The New York Review wanted to publish a booklet printing the Lincoln and Obama speeches together, but the Obama campaign discouraged that idea, perhaps to avoid any suspicion that they were calling Obama a second Lincoln. Well, I am willing to risk such opposition now, when I say that his Tucson speech bears comparison with two Lincoln speeches even greater than the Cooper Union address. In this case, Obama had to rise above the acrimonious debate about what caused the gunman in Tucson to kill and injure so many people. He side-stepped that issue by celebrating the fallen and the wounded and those who rushed to their assistance. He has been criticized by some for holding a “pep rally” rather than a mourning service. But he was speaking to those who knew and loved and had rallied around the people attacked. He was praising them and those who assisted them, and the cheers were deserved. He said that the proper tribute to them was to live up to their own high expectations of our nation. It was in that context, and not one of recrimination, that he called for civility, service—and, yes, heroism—in the country.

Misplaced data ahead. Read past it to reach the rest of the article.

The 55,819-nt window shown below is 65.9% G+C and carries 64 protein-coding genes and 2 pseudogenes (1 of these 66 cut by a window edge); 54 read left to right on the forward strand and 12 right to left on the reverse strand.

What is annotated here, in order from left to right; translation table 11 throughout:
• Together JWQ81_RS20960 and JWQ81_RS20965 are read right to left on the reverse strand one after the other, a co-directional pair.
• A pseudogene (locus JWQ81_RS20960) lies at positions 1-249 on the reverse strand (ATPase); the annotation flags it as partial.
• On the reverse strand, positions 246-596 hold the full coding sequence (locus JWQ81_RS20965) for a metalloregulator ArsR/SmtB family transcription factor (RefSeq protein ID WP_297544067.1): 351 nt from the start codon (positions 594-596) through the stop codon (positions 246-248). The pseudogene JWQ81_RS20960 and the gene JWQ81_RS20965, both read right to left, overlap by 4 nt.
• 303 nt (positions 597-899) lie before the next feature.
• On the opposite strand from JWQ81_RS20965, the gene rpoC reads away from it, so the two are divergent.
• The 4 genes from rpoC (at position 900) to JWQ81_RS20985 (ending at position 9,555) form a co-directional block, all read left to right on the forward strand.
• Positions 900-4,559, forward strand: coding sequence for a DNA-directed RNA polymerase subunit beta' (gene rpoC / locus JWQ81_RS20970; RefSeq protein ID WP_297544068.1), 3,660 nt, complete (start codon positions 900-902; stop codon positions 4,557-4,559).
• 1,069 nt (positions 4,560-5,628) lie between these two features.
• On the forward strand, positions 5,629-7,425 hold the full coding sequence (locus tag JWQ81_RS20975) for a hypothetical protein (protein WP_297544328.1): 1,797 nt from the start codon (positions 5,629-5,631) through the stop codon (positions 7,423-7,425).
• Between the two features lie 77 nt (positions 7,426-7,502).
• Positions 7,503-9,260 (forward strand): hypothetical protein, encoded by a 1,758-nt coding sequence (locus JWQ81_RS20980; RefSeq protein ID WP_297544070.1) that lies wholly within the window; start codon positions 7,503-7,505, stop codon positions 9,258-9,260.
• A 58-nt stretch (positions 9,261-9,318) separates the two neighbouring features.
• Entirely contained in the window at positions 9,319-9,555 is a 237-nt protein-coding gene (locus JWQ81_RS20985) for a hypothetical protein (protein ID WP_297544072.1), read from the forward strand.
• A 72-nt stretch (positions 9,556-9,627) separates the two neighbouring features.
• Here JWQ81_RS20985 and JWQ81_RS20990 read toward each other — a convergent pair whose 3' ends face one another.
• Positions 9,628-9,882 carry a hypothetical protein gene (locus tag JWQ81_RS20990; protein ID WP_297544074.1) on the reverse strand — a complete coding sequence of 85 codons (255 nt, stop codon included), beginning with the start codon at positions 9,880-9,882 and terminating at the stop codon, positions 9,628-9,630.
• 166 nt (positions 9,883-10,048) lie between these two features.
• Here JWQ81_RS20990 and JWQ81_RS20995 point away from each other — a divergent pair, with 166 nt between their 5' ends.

Bullying The Nuns
The Vatican has issued a harsh statement claiming that American nuns do not follow their bishops’ thinking. That statement is profoundly true. Thank God, they don’t. Nuns have always had a different set of priorities from that of bishops. The bishops are interested in power. The nuns are interested in the powerless. Nuns have preserved Gospel values while bishops have been perverting them. The priests drive their own new cars, while nuns ride the bus (always in pairs). The priests specialize in arrogance, the nuns in humility.